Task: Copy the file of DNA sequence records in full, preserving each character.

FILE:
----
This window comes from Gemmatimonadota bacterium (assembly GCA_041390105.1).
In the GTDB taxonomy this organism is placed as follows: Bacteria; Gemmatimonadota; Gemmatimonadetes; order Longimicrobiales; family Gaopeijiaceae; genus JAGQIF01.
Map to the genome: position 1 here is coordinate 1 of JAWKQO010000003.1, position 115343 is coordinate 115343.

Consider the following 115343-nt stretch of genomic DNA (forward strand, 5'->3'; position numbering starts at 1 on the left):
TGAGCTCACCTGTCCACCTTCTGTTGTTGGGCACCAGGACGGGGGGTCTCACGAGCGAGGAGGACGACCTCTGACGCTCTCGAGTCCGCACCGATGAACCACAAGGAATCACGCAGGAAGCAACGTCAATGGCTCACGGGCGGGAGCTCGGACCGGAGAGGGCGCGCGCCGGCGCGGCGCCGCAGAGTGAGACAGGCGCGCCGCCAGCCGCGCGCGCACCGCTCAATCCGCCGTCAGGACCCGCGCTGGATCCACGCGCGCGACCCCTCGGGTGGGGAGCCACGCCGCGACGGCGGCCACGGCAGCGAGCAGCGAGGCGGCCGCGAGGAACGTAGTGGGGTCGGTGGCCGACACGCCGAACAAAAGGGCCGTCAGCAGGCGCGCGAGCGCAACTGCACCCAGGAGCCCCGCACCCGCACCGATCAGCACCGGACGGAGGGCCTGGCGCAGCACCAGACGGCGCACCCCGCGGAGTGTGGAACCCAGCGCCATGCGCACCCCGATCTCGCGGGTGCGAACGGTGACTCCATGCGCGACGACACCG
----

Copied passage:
This window comes from Gemmatimonadota bacterium (assembly GCA_041390105.1).
In the GTDB taxonomy this organism is placed as follows: Bacteria; Gemmatimonadota; Gemmatimonadetes; order Longimicrobiales; family Gaopeijiaceae; genus JAGQIF01.
Map to the genome: position 1 here is coordinate 1 of JAWKQO010000003.1, position 115343 is coordinate 115343.

Consider the following 115343-nt stretch of genomic DNA (forward strand, 5'->3'; position numbering starts at 1 on the left):
TGAGCTCACCTGTCCACCTTCTGTTGTTGGGCACCAGGACGGGGGGTCTCACGAGCGAGGAGGACGACCTCTGACGCTCTCGAGTCCGCACCGATGAACCACAAGGAATCACGCAGGAAGCAACGTCAATGGCTCACGGGCGGGAGCTCGGACCGGAGAGGGCGCGCGCCGGCGCGGCGCCGCAGAGTGAGACAGGCGCGCCGCCAGCCGCGCGCGCACCGCTCAATCCGCCGTCAGGACCCGCGCTGGATCCACGCGCGCGACCCCTCGGGTGGGGAGCCACGCCGCGACGGCGGCCACGGCAGCGAGCAGCGAGGCGGCCGCGAGGAACGTAGTGGGGTCGGTGGCCGACACGCCGAACAAAAGGGCCGTCAGCAGGCGCGCGAGCGCAACTGCACCCAGGAGCCCCGCACCCGCACCGATCAGCACCGGACGGAGGGCCTGGCGCAGCACCAGACGGCGCACCCCGCGGAGTGTGGAACCCAGCGCCATGCGCACCCCGATCTCGCGGGTGCGAACGGTGACTCCATGCGCGACGACACCG